Print Room
1
a

The Engraving Room at City & Guilds of London Art School was established in the late 19th century. Today, it offers a facility for printmaking open to every student in the School, as well as Print Room Associates by prior appointment. It is permanently staffed and open five days per week during UG term time. Evening classes are held on Tuesdays.

Professor Norman Ackroyd CBE RA ARCA was instrumental in re-establishing the Engraving Room as a thriving centre for teaching and practice after being invited in 1995 to consider its potential for the future.

We focus on the teaching of traditional intaglio processes – including hard and soft ground, sugar lift, aquatint and colour etching. Teaching is delivered by practising artists working with etching. We want all of our students to achieve the understanding and confidence to make the process their own through a hands on experience. By teaching the full range of methods, we provide an historical context of the intaglio process and offer the same experience in terms of techniques, problems and solutions as that employed by Rembrandt, Goya and Picasso.

Our aim is to provide continuity and to keep the bridge to the Old Masters open. As more and more colleges and art schools abandon traditional etching, this position is becoming increasingly unique. While our core strength is the intaglio process, monotype printing is catered for on our off-set lithographic press. We also have a small silkscreen printing facility with a vacuum printing bed and a photo-stencil exposure unit.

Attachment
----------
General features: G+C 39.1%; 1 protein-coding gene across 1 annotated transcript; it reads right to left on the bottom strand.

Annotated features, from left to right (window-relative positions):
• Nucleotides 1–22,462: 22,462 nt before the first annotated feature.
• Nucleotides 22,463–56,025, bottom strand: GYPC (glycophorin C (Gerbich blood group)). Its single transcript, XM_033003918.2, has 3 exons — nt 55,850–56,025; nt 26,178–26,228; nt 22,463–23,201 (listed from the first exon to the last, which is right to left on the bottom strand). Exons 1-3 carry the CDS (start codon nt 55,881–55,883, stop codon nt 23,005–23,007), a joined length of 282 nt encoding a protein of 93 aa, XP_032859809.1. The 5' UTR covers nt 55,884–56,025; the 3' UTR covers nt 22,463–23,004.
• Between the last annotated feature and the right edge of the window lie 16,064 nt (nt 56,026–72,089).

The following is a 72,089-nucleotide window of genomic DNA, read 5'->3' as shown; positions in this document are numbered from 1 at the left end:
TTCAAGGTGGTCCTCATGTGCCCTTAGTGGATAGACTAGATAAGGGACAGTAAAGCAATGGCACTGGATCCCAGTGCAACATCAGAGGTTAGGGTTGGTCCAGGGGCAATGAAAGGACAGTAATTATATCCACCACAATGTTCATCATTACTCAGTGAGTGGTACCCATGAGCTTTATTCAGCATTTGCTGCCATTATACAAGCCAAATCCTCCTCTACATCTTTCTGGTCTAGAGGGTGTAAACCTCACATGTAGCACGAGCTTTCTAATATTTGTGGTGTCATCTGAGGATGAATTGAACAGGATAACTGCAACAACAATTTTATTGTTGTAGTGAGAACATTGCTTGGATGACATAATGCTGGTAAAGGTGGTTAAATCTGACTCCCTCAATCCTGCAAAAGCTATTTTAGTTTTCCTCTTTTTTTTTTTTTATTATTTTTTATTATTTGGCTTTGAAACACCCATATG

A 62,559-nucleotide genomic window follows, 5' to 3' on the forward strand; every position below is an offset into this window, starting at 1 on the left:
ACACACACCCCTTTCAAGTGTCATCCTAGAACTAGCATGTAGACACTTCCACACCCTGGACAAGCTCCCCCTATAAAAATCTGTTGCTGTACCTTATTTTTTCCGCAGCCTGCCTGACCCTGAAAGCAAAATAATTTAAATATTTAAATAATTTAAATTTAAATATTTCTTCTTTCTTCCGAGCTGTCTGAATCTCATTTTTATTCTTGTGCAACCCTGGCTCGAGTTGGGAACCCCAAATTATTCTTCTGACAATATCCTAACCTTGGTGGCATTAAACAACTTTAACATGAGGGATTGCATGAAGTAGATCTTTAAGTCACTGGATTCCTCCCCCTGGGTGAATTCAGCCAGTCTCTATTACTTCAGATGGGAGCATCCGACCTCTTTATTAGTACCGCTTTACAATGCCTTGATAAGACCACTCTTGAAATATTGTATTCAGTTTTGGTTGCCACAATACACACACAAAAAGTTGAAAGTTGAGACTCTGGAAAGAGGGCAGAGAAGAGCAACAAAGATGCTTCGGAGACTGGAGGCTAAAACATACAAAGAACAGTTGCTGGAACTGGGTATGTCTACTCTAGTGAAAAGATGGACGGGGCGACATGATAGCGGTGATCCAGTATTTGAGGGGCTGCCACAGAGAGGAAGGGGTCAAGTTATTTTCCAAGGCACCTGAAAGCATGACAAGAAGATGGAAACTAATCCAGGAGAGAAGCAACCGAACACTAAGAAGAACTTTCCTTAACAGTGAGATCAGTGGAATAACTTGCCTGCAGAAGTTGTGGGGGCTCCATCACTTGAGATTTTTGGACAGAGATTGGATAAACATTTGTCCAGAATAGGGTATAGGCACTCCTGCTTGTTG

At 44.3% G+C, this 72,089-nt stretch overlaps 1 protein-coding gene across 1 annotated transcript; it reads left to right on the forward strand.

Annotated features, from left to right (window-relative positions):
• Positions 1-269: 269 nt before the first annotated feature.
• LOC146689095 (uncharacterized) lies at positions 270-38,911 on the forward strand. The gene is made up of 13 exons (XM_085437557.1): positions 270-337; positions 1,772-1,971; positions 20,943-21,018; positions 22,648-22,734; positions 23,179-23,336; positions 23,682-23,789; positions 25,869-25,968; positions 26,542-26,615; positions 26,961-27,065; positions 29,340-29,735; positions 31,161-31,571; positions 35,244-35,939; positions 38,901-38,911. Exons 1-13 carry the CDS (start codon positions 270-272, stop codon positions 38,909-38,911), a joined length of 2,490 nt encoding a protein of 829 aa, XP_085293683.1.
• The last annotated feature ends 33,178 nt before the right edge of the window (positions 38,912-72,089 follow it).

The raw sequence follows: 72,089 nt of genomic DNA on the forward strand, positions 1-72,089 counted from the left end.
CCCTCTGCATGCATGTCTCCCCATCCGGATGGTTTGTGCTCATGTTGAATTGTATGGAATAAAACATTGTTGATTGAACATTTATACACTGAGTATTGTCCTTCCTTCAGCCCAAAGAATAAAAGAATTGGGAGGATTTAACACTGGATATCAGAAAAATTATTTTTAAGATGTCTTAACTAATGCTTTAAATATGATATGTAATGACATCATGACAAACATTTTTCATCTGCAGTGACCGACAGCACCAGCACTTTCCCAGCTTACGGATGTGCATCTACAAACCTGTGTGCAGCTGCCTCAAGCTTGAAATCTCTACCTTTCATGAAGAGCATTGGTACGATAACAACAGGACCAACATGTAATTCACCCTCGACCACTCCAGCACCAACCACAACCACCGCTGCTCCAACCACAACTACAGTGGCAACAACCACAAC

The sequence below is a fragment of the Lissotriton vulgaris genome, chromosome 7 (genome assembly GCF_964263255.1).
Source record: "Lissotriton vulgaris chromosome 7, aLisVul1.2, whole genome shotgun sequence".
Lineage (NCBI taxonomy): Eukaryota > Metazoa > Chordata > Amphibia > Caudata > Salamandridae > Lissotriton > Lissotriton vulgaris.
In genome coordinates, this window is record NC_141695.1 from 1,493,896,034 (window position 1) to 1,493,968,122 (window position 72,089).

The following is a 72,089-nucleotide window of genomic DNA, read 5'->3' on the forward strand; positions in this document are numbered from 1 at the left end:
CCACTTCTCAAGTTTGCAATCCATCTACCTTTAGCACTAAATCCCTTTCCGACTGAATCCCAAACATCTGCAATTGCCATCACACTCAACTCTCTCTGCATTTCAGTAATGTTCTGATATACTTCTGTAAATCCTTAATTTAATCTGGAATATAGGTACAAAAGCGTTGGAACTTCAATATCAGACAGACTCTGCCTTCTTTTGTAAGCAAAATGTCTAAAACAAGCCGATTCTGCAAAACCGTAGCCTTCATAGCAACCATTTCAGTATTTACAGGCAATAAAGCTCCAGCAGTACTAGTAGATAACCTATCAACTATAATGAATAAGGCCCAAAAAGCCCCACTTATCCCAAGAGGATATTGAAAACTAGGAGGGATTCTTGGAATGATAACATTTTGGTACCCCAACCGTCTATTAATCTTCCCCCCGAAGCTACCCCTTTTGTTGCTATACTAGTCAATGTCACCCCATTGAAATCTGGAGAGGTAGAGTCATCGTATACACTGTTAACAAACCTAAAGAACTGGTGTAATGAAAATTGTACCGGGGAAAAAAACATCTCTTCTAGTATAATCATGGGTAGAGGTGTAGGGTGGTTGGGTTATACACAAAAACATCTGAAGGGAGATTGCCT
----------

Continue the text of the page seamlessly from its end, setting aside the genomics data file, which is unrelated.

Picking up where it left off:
Teaching in the Print Room is provided by five part-time tutors and several Printmaking Research Fellows. Jason Hicklin is the lead tutor and Head of Printmaking. Jason graduated from the Central School as a post-graduate in 1992 and was elected a member of the Royal Society of Painter-Printmakers in 1993. Christopher Roantree graduated with an MA in printmaking from the Royal College of Art in 2003, Laura Clarke is an MA graduate from the Royal College of Art, Niamh Clancy, who specialises in screen printing, is also an MA graduate from the Royal College of Art and Edward Adlington is an MA graduate from Camberwell College of Arts.

The Print Making Research Fellow is a part-time post initiated in 1998. It exists to provide a transition from post graduate study to the establishing of an artist’s own practice. The Fellows work two days per week alongside a tutor, gaining experience of teaching and perfecting practical skills. On other week days the Fellows are free to use the Print Room to develop their own work, providing a useful insight for the School’s students. All the current Print Room tutors were previously Print Making Research Fellows with us.

 

3

If the page is not loading correctly, please update your browser to the latest version.